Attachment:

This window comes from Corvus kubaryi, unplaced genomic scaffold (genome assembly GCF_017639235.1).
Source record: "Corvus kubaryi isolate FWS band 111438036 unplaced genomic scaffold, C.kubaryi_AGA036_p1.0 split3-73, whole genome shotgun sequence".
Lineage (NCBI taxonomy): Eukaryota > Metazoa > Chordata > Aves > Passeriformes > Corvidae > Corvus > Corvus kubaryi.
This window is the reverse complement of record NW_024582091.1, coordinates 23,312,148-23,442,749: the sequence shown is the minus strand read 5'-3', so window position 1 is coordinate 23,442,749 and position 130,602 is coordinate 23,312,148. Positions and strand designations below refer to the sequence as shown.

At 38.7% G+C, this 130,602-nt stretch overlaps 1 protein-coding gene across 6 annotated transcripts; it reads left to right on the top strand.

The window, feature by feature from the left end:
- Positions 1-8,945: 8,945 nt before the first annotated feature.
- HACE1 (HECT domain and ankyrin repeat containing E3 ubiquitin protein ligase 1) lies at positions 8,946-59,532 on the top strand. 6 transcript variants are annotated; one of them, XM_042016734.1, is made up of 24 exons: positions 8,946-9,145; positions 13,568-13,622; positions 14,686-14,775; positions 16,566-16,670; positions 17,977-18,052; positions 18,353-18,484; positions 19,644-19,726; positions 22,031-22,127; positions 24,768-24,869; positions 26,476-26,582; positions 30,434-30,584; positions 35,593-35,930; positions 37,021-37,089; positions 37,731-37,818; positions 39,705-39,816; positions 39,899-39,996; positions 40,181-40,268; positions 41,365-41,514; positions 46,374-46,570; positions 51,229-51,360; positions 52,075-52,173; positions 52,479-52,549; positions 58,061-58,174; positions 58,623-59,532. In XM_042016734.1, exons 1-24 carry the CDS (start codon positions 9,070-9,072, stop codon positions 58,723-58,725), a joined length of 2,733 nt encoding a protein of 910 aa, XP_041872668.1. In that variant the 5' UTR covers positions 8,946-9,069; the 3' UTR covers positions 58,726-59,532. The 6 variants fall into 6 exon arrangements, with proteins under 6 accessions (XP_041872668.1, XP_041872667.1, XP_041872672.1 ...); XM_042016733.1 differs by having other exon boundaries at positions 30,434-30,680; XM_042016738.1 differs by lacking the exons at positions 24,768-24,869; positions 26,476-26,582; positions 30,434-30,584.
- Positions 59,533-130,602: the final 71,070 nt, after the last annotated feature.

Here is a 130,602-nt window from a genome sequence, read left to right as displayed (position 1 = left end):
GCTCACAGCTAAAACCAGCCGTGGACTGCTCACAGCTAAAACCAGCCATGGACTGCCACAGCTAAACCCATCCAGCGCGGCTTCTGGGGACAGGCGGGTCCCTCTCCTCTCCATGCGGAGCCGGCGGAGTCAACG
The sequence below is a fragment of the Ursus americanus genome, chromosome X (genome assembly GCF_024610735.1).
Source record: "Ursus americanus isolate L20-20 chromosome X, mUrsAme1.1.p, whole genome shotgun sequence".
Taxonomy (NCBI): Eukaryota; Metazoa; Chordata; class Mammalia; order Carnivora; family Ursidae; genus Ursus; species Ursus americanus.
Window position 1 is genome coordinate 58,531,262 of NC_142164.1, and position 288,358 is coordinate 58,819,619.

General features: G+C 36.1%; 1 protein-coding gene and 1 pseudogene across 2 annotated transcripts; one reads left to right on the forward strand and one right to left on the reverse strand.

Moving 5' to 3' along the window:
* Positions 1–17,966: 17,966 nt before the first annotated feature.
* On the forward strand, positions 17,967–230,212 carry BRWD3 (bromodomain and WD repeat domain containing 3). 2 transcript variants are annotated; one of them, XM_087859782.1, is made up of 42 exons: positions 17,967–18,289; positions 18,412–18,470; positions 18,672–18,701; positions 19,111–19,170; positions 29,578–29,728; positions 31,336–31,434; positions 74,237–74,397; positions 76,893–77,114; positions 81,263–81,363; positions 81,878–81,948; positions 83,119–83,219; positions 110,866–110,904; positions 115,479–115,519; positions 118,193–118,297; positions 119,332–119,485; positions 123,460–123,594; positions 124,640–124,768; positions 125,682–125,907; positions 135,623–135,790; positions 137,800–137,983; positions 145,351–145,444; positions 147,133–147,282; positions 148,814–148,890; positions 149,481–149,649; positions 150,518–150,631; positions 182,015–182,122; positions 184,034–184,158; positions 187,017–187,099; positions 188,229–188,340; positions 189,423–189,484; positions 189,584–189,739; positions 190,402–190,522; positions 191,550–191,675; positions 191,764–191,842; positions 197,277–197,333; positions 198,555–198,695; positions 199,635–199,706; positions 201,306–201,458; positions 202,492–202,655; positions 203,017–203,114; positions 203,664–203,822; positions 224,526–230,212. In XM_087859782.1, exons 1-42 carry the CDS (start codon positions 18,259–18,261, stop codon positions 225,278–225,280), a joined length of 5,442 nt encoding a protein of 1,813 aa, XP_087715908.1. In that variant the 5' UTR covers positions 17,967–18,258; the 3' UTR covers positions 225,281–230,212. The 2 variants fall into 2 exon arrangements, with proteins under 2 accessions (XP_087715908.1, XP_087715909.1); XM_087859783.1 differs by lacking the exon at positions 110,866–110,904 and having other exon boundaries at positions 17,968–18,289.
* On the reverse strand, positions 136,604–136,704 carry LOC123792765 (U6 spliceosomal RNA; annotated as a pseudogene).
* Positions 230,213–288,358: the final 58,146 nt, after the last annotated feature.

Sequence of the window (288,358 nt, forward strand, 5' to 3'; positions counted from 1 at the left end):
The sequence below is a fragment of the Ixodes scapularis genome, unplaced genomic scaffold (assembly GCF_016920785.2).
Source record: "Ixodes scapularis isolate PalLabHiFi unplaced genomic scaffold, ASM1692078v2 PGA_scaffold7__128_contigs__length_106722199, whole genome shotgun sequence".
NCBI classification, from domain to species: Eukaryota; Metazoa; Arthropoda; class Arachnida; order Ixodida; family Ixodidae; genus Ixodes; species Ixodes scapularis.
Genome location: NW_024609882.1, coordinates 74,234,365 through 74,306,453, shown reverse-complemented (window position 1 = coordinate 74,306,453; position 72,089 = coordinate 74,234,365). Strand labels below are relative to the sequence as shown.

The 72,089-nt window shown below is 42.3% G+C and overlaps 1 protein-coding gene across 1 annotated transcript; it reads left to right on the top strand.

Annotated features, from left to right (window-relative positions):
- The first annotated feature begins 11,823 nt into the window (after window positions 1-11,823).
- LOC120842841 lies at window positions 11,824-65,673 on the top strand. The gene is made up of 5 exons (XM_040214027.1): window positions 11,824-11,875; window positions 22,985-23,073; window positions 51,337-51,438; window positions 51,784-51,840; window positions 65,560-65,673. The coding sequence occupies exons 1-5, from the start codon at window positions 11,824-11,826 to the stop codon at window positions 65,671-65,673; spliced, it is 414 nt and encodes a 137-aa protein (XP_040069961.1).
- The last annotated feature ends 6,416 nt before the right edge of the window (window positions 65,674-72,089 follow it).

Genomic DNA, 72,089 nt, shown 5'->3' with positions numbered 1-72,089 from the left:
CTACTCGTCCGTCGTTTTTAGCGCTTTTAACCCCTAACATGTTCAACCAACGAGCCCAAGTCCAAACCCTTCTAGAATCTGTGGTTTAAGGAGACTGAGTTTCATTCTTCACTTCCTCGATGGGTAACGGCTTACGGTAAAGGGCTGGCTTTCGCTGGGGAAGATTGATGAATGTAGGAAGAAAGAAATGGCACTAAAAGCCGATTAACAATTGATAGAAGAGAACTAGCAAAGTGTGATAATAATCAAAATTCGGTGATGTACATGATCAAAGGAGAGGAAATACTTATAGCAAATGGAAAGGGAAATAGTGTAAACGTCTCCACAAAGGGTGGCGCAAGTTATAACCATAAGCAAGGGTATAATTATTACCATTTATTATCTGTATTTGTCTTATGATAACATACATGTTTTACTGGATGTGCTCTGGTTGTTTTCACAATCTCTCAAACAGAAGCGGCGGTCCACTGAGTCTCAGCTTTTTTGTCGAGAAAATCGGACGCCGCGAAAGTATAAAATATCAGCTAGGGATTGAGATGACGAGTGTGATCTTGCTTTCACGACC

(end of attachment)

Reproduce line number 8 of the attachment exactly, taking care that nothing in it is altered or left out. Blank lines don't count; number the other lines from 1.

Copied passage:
- HACE1 (HECT domain and ankyrin repeat containing E3 ubiquitin protein ligase 1) lies at positions 8,946-59,532 on the top strand. 6 transcript variants are annotated; one of them, XM_042016734.1, is made up of 24 exons: positions 8,946-9,145; positions 13,568-13,622; positions 14,686-14,775; positions 16,566-16,670; positions 17,977-18,052; positions 18,353-18,484; positions 19,644-19,726; positions 22,031-22,127; positions 24,768-24,869; positions 26,476-26,582; positions 30,434-30,584; positions 35,593-35,930; positions 37,021-37,089; positions 37,731-37,818; positions 39,705-39,816; positions 39,899-39,996; positions 40,181-40,268; positions 41,365-41,514; positions 46,374-46,570; positions 51,229-51,360; positions 52,075-52,173; positions 52,479-52,549; positions 58,061-58,174; positions 58,623-59,532. In XM_042016734.1, exons 1-24 carry the CDS (start codon positions 9,070-9,072, stop codon positions 58,723-58,725), a joined length of 2,733 nt encoding a protein of 910 aa, XP_041872668.1. In that variant the 5' UTR covers positions 8,946-9,069; the 3' UTR covers positions 58,726-59,532. The 6 variants fall into 6 exon arrangements, with proteins under 6 accessions (XP_041872668.1, XP_041872667.1, XP_041872672.1 ...); XM_042016733.1 differs by having other exon boundaries at positions 30,434-30,680; XM_042016738.1 differs by lacking the exons at positions 24,768-24,869; positions 26,476-26,582; positions 30,434-30,584.